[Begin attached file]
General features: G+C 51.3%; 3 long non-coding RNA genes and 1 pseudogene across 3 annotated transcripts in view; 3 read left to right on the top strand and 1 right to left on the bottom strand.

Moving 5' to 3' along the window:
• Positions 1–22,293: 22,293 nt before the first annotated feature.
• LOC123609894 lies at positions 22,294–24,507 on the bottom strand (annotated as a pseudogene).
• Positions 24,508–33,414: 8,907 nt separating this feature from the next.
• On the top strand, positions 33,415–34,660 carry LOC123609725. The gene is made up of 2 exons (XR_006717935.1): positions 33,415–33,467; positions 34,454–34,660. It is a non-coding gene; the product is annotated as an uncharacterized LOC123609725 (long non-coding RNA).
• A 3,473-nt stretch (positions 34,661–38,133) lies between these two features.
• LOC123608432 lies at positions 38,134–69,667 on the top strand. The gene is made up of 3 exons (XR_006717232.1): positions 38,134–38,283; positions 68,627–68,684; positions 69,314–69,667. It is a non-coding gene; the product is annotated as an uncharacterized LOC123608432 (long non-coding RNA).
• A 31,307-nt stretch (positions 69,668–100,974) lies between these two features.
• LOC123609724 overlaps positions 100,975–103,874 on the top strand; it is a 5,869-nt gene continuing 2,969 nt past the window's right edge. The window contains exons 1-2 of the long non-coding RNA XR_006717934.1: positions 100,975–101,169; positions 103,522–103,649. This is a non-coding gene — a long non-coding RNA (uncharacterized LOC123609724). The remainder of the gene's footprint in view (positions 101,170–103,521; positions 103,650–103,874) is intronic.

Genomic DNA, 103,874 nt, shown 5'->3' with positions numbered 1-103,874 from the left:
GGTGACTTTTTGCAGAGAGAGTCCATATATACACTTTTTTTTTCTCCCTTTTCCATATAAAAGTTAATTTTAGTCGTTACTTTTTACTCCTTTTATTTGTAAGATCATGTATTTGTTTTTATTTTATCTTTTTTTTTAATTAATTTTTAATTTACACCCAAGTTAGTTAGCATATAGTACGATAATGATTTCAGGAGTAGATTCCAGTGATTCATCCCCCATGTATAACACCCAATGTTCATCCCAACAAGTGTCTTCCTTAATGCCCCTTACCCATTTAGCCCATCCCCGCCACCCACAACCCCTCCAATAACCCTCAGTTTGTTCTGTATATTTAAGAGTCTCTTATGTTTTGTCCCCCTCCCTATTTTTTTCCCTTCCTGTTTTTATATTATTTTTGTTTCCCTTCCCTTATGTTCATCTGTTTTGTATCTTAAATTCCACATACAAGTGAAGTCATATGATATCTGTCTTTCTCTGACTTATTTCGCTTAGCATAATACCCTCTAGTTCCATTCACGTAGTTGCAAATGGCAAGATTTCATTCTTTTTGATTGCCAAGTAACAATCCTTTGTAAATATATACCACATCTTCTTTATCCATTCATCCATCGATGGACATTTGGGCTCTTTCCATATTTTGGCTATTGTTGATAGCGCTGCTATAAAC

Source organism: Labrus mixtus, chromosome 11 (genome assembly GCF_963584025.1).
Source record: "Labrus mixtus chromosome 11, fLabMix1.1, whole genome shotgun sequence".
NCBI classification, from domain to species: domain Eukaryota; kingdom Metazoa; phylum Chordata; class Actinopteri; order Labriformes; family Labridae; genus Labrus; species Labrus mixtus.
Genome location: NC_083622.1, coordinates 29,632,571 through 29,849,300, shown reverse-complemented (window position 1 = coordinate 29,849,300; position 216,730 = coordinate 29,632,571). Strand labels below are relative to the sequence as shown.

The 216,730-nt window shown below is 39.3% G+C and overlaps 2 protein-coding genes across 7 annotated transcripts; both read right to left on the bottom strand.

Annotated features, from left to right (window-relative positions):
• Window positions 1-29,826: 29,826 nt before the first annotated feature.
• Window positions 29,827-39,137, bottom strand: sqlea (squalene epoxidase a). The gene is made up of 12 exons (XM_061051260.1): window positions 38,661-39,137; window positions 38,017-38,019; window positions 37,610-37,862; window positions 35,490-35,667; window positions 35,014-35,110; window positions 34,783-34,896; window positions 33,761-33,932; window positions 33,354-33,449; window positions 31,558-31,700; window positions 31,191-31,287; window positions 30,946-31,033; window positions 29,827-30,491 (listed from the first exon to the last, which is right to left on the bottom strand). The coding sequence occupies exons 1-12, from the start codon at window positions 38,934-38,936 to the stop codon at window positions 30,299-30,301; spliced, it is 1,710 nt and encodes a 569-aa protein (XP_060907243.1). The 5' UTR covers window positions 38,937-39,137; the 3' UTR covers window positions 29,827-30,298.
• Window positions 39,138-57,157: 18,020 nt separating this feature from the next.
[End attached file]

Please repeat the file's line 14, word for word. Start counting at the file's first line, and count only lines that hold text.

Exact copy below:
Source record: "Labrus mixtus chromosome 11, fLabMix1.1, whole genome shotgun sequence".